Grist for the mill: College student runs for office, a really mean Waffle House server and a winning lottery ticket

Greetings, kind readers. Here is our weekly feature on The Yeast called “Grist for the mill,” which is a rundown of the local news media. I will look for the most interesting and newsworthy stories across the three-county area and deliver them with commentary. I am aware these newspapers have small staffs with people dedicated to the craft, so my hope is that whatever analysis I provide is offered as constructive feedback and not intended to tear people down.

Your tax dollars at work:

On Common Ground has an interesting story about a 19-year-old being allowed to run for a Stonecrest city council seat. An opponent had challenged her age arguing she was too young to seek elected office. The DeKalb Board of Elections thought otherwise. The story is here. The Champion also covered this story and filed an update as the college-student-runs-for-office story gained legs, as they say in the newspaper biz (TV and national news outlets started picking up on the story).

The Champion reports on the hiring of a new football coach at Southwest DeKalb, but that “controversy surrounds” the hire. The controversy? To me, it appears the controversy was school alumni stirring up trouble and confusion on Facebook. The story is here.

The Citizen reports on Rockdale County’s new Comprehensive Transportation Plan. All counties and cities have transportation plans, and to be honest, they can be dry reading. Larry Stanford does an admirable job covering everything discussed at the BOC work session on the county road plan. However, part of having a plan is to identify road projects the county wants to target for funding. The last update to the transportation plan was in 2010, according to the article. Which road projects did the county complete from that plan? Which projects remain? I think the reader and county taxpayers would like to see some results from work on the transportation plan. This story does not tell us.

Not much early from the Newton County Board of Commissioners. The Citizen reports on a county road restriping project here. Newton County names an interim county fire chief in a press release reported on by the News here (paid subscription required).

An audit of the Housing Authority of Covington shows questionable costs, according to the Covington News’ story here. The story follows another where the Housing Authority director resigned (paid subscription required).

The Citizen has a roundup story on the Rockdale school board meeting. Most interesting item was the development of an online tool for parents to look up all kinds of information on a child’s school district, bus routes and bus stop arrival time. The story is here.

On Common Ground reports on a town hall meeting around something called “Georgia Resists.” The story is a press release rewrite that states the group is a “political organizing tool” by the Georgia House Democratic Caucus in response to “the dangerous Trump administration.” The story is here. This story also warrants my pet peeve below.

The most interesting person of the week:

The Citizen reports here on efforts of the community group, Newton Trails, to pave a portion of an old railroad line through Covington that will eventually become a 15-mile bike and pedestrian path from Covington to Mansfield. Newton County trail building follows similar projects such as the Rockdale River Trail in Rockdale County, Arabia Mountain Trail in DeKalb County, Silver Comet Trail in Cobb County and the Atlanta Beltline.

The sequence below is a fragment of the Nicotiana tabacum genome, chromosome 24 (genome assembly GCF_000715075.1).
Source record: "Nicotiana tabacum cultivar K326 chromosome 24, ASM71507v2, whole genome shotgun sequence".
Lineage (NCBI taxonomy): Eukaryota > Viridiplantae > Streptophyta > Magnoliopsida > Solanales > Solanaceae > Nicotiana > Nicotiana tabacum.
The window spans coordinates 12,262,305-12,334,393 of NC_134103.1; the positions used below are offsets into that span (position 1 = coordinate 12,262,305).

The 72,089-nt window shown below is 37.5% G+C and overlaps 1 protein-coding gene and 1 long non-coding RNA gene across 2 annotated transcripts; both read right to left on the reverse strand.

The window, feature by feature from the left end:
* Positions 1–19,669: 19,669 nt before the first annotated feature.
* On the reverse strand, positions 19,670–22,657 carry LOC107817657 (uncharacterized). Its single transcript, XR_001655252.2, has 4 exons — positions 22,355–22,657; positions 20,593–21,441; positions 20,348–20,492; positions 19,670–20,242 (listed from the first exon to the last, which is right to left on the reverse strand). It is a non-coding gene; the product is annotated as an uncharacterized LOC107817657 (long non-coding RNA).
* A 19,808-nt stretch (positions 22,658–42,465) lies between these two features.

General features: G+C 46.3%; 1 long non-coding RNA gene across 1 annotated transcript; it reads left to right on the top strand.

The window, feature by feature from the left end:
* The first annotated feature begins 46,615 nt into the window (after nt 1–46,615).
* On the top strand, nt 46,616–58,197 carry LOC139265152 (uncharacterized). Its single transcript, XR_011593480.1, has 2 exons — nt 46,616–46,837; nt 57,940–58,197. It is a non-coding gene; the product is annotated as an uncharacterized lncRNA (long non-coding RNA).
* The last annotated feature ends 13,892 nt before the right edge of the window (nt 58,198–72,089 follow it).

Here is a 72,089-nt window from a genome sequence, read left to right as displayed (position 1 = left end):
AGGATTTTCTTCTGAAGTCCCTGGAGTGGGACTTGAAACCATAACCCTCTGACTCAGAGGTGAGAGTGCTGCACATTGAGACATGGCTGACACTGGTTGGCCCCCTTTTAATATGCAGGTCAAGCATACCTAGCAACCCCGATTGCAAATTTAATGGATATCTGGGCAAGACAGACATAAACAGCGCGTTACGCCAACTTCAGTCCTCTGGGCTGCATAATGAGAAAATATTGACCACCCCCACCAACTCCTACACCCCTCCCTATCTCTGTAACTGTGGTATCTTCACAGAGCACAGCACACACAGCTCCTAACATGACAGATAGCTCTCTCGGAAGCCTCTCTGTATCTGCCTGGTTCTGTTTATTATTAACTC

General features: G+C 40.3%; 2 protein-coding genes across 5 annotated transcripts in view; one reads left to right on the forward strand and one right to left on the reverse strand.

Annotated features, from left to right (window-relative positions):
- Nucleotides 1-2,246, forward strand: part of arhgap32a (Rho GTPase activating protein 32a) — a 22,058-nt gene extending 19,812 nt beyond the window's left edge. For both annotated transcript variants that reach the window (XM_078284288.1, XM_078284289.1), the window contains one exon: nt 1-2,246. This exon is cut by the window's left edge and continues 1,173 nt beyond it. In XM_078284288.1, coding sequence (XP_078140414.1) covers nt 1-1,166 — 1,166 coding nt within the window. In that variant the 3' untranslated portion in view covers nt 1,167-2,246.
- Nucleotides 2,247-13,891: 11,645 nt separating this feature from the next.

Being Valentine’s Day, Wade Marbaugh worked up a nice feature piece on how couples met. The story is here.

The Covington News had a report on a West Newton convenience store selling a lottery ticket worth $9.6 million. The story, sans paywall, is here.

Public Enemy No. 368:

You do not want to mess with Waffle House servers. The Citizen reports that a man attempted to rob a Waffle House on Alcovy Road only to leave empty-handed. The server at the cash register called his bluff. The story is here.

Conyers Police got help from a citizen who witnessed a robbery at a Dollar General, saw the getaway vehicle, then followed it to a nearby apartment complex before calling 911. The story is here.

The Covington News reports on a possible murder-suicide here.

The News also reports the sad news of the death of a Georgia State Patrol trooper here behind their paywall. The Citizen’s story, which I am sure is just as informative, is here.

Local media pet peeve of the week:

Heavy use of press release rewrites is my pet peeve this week. Every paper had their share of rewrites, and a lot of them can’t be helped. There is only one way to report a local man promoted to regional sales manager for a wholesale spirits distributor, here.

However, if you make that press release one of your leading online stories like what On Common Ground did with the “Georgia Resists” piece, I think you do a disservice to your readers. My thinking is that communication specialists write press releases only to tell the audience their side of the story. Journalists can dig a little deeper to expand and explain. OCG leads with a meeting announcement that will be led by two state legislators. How hard would it have been to try to get a quote or find out what is “Georgia Resists” is beyond the press release’s boilerplate definition?

The lead story only provides a date, time, location and a link to a Website. And yes, maybe this is all this story needs. But then why encourage readers to go off your Website to find out more about a story? Give them as much information as possible next to those pretty, pretty paid advertisements, I say.

 

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